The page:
Tech experts predict satellite growth will deliver major changes to telecommunications this year

Can the technology rocketing from Florida into the atmosphere change rural connectivity?

Technology could impact all aspects of society, but perhaps the communications field most of all. That’s a prime finding of a new survey from the Institute of Electrical and Electronics Engineers (IEEE), and will be top of mind as leaders of the organization attend the Consumer Electronics Show (CES) this year.

Leaders in tech fields see a massive increase in satellite technology, machinery that typically passes through Cape Canaveral before reaching orbit.

Eleanor Watson, a senior member of IEEE, predicted an increase in satellites will improve rural connectivity and help people develop wider perspectives on the world.

“Space satellites as a way to bring mobile connectivity to remote areas will be a game-changer because they enable leapfrogging off the need to build very expensive terrestrial infrastructure,” she said. “They’re also the ultimate virtual private network — ‘VPN’ — for extra-jurisdictional content access.”

The IEEE in October released a report called “The Impact of Technology in 2023 and Beyond: an IEEE Global Study.” The results include responses from 350 chief technology officers, chief information officers and IT directors from the U.S., United Kingdom, China, India and Brazil about trends in electronics and technological innovation.

About 40% of those surveyed feel telecommunications will be heavily impacted by technology this year, with 39% pointing to automobiles and transportation, 33% seeing effects on energy and another 33% seeing changes to banking and financial services.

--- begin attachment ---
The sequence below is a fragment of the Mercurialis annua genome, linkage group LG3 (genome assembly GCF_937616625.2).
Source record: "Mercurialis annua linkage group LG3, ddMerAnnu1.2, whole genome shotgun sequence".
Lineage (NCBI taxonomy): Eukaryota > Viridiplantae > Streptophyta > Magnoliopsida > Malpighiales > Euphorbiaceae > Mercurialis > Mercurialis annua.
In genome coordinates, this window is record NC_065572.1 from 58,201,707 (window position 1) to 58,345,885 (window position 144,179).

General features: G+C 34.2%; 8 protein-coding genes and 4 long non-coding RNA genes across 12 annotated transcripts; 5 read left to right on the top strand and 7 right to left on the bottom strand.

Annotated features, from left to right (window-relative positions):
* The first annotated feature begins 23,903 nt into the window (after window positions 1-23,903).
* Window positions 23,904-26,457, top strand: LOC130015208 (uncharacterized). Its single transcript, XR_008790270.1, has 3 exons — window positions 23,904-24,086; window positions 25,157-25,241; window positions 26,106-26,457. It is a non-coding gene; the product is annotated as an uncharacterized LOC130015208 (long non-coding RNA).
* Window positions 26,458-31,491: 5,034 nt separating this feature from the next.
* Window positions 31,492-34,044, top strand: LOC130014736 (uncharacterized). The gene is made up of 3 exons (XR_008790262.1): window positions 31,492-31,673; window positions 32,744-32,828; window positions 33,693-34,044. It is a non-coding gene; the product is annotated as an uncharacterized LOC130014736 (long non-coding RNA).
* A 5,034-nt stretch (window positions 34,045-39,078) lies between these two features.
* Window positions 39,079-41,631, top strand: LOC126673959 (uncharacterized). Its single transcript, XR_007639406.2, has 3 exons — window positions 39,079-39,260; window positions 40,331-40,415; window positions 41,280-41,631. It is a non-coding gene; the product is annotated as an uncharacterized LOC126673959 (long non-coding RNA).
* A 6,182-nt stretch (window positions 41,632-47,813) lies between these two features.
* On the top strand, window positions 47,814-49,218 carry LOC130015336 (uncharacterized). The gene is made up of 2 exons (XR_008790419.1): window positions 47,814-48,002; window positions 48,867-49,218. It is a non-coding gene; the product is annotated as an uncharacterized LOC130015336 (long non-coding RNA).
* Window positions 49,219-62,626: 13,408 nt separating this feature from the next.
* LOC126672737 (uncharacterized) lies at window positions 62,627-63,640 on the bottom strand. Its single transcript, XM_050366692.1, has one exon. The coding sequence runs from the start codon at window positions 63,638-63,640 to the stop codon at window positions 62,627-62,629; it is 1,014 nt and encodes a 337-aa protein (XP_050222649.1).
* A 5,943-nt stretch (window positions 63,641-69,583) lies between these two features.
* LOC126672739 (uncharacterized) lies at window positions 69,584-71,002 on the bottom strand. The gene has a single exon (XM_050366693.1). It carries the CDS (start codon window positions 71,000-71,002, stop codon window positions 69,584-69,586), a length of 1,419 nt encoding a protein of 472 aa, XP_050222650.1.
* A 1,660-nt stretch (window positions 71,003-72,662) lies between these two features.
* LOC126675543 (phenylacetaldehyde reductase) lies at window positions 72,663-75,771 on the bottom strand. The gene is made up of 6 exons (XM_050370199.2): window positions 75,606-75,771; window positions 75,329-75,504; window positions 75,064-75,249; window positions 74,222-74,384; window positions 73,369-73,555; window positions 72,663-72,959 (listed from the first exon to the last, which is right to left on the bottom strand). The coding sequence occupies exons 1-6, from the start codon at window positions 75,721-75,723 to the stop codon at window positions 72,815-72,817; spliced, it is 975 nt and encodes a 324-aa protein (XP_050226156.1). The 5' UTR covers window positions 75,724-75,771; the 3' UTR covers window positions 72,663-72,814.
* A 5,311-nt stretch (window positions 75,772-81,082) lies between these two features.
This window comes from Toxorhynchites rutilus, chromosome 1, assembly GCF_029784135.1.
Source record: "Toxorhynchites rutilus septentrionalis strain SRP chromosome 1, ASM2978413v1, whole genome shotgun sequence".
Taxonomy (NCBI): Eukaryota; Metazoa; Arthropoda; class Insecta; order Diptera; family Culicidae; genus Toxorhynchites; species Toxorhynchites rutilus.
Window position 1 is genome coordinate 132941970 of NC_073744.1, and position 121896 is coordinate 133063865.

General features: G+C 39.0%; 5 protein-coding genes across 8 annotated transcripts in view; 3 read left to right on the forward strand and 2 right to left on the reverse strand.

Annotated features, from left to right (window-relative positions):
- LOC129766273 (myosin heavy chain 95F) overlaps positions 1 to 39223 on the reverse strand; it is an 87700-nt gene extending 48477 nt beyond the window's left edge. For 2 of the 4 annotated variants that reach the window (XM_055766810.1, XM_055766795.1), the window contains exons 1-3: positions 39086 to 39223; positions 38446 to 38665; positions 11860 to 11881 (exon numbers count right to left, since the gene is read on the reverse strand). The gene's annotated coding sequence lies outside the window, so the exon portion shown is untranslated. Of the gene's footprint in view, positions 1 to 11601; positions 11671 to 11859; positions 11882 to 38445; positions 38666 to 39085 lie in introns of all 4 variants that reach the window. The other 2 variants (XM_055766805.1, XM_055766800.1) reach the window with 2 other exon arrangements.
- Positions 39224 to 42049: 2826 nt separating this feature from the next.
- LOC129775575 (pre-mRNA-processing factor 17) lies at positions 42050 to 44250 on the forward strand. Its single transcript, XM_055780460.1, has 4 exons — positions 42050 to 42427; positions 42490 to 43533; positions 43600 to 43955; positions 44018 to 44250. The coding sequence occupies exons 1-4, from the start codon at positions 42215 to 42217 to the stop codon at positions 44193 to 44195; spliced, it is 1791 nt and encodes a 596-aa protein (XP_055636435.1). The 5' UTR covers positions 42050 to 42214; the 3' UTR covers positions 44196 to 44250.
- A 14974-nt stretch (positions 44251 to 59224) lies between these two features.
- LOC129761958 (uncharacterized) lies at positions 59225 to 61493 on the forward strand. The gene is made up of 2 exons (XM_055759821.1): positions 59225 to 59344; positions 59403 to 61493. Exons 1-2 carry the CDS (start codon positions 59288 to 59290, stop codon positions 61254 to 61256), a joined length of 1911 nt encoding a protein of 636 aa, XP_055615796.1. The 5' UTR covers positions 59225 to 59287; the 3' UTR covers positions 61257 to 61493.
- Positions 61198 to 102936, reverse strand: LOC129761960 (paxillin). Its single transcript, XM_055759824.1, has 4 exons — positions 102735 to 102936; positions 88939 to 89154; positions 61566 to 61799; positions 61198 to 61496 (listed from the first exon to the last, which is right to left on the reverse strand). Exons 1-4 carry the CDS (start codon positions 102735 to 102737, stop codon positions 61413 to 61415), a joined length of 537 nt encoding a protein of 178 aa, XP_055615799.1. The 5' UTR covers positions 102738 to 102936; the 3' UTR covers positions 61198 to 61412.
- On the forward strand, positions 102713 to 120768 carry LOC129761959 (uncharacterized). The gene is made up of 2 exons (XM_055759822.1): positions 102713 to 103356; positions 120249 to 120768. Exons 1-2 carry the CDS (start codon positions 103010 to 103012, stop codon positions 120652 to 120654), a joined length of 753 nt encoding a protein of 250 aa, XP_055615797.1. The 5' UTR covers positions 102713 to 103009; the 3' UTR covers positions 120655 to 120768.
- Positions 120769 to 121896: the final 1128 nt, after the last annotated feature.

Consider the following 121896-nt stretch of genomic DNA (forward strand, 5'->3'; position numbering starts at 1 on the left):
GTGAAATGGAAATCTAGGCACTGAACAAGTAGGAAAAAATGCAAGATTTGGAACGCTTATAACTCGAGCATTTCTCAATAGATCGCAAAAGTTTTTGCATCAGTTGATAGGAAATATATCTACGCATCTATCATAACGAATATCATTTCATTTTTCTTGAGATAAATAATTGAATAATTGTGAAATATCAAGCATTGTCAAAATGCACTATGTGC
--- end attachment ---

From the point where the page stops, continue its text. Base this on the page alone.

Not all of those fields will see change come in isolation. IEEE Senior Member Daozhuang Lin was quoted in the study on how the growth in the metaverse could impact energy use and the environment.

“Metaverse-related technology will be a major contributor to reducing carbon emissions because it allows technologists and engineers to perform simulations in cyberspace,” he said, “rather than relying on real-world demonstrations that run on traditional energy.”

Others see electric vehicles changing the landscape, with electrical charging stations growing as autonomous vehicles fill the roads. But other experts predict the biggest changes in tech will come with artificial intelligence leading to automation of many more industry activities than imagined in recent years.

Florida, of note, has led the way in recent years in preparing for EVs and AVs. The Sunshine State has more than 58,000 EVs already registered and driving state roads, the second-highest number of any state in the union.

Likely, a number of the areas discussed in the study could greatly impact policy discussions in Florida, whether that involves laying the foundation for 6G mobile communication networks, greater electrification networks for Florida vehicles or the use of cloud computing in public systems.

“Smart charging strategies and ways to coordinate EV charging can help mitigate some of the issues with power line and transformer overloading,” said IEEE member Kyrie Baker.

Jacob Ogles

Jacob Ogles has covered politics in Florida since 2000 for regional outlets including SRQ Magazine in Sarasota, The News-Press in Fort Myers and The Daily Commercial in Leesburg. His work has appeared nationally in The Advocate, Wired and other publications. Events like SRQ’s Where The Votes Are workshops made Ogles one of Southwest Florida’s most respected political analysts, and outlets like WWSB ABC 7 and WSRQ Sarasota have featured his insights. He can be reached at [email protected].


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